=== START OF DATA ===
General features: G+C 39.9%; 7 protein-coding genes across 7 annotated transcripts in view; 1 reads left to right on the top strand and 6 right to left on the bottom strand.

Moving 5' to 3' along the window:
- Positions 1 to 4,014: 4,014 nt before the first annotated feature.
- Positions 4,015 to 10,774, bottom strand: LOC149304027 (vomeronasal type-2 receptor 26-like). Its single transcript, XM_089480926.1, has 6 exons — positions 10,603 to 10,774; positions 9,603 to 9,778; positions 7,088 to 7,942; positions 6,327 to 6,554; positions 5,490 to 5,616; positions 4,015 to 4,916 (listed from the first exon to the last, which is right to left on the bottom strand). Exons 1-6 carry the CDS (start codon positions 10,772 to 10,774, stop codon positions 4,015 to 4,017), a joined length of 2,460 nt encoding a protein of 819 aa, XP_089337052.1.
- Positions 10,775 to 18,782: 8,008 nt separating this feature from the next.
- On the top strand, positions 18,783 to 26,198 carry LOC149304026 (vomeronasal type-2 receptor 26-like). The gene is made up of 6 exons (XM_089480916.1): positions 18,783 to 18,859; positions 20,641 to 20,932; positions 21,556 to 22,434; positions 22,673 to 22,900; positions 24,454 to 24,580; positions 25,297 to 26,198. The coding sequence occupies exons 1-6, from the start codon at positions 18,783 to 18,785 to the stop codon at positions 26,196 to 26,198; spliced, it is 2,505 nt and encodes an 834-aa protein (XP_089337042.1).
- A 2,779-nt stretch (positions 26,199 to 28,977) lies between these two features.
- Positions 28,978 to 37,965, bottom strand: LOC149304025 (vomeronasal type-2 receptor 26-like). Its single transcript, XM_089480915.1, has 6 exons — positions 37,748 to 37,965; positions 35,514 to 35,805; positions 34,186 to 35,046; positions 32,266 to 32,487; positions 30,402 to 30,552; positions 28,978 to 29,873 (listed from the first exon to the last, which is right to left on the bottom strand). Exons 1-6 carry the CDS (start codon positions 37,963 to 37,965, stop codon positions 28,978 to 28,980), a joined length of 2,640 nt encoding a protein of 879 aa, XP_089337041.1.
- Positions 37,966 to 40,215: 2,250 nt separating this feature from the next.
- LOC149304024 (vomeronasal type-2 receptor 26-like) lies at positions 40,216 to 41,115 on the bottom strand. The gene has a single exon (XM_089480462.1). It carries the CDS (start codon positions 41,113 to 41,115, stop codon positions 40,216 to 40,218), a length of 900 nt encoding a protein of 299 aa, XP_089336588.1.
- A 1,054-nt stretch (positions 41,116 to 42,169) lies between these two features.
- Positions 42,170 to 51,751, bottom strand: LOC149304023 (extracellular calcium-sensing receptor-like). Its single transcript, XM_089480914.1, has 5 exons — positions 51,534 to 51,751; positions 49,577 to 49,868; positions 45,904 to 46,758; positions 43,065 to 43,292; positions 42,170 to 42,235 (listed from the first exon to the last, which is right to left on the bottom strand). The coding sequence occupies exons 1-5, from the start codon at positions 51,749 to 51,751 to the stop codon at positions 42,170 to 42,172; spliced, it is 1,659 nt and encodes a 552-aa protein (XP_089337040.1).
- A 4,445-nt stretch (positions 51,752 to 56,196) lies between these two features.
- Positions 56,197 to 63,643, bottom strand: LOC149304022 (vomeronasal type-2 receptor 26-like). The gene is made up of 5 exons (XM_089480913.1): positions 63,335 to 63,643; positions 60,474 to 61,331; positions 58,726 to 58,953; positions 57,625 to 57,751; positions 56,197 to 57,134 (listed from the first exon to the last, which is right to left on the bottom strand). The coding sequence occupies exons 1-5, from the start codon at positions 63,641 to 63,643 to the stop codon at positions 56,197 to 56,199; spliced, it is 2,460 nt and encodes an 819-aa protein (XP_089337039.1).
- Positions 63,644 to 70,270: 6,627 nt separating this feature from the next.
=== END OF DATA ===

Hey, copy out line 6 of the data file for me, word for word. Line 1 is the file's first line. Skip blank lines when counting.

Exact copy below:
- On the top strand, positions 18,783 to 26,198 carry LOC149304026 (vomeronasal type-2 receptor 26-like). The gene is made up of 6 exons (XM_089480916.1): positions 18,783 to 18,859; positions 20,641 to 20,932; positions 21,556 to 22,434; positions 22,673 to 22,900; positions 24,454 to 24,580; positions 25,297 to 26,198. The coding sequence occupies exons 1-6, from the start codon at positions 18,783 to 18,785 to the stop codon at positions 26,196 to 26,198; spliced, it is 2,505 nt and encodes an 834-aa protein (XP_089337042.1).